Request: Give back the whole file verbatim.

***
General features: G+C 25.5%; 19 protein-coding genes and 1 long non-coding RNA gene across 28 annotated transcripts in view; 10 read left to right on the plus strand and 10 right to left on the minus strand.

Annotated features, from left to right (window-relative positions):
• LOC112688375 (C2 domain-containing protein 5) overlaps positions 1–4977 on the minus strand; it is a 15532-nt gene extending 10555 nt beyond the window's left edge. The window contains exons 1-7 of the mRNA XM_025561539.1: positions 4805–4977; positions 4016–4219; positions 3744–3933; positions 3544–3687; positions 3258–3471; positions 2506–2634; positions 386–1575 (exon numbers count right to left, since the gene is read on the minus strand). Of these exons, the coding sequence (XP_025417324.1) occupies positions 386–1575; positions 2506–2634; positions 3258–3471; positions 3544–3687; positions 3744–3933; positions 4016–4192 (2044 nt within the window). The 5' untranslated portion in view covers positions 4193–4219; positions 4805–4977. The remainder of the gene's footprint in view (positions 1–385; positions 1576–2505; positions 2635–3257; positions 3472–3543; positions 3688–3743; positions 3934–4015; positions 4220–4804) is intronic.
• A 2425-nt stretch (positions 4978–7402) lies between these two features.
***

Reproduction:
General features: G+C 25.5%; 19 protein-coding genes and 1 long non-coding RNA gene across 28 annotated transcripts in view; 10 read left to right on the plus strand and 10 right to left on the minus strand.

Annotated features, from left to right (window-relative positions):
• LOC112688375 (C2 domain-containing protein 5) overlaps positions 1–4977 on the minus strand; it is a 15532-nt gene extending 10555 nt beyond the window's left edge. The window contains exons 1-7 of the mRNA XM_025561539.1: positions 4805–4977; positions 4016–4219; positions 3744–3933; positions 3544–3687; positions 3258–3471; positions 2506–2634; positions 386–1575 (exon numbers count right to left, since the gene is read on the minus strand). Of these exons, the coding sequence (XP_025417324.1) occupies positions 386–1575; positions 2506–2634; positions 3258–3471; positions 3544–3687; positions 3744–3933; positions 4016–4192 (2044 nt within the window). The 5' untranslated portion in view covers positions 4193–4219; positions 4805–4977. The remainder of the gene's footprint in view (positions 1–385; positions 1576–2505; positions 2635–3257; positions 3472–3543; positions 3688–3743; positions 3934–4015; positions 4220–4804) is intronic.
• A 2425-nt stretch (positions 4978–7402) lies between these two features.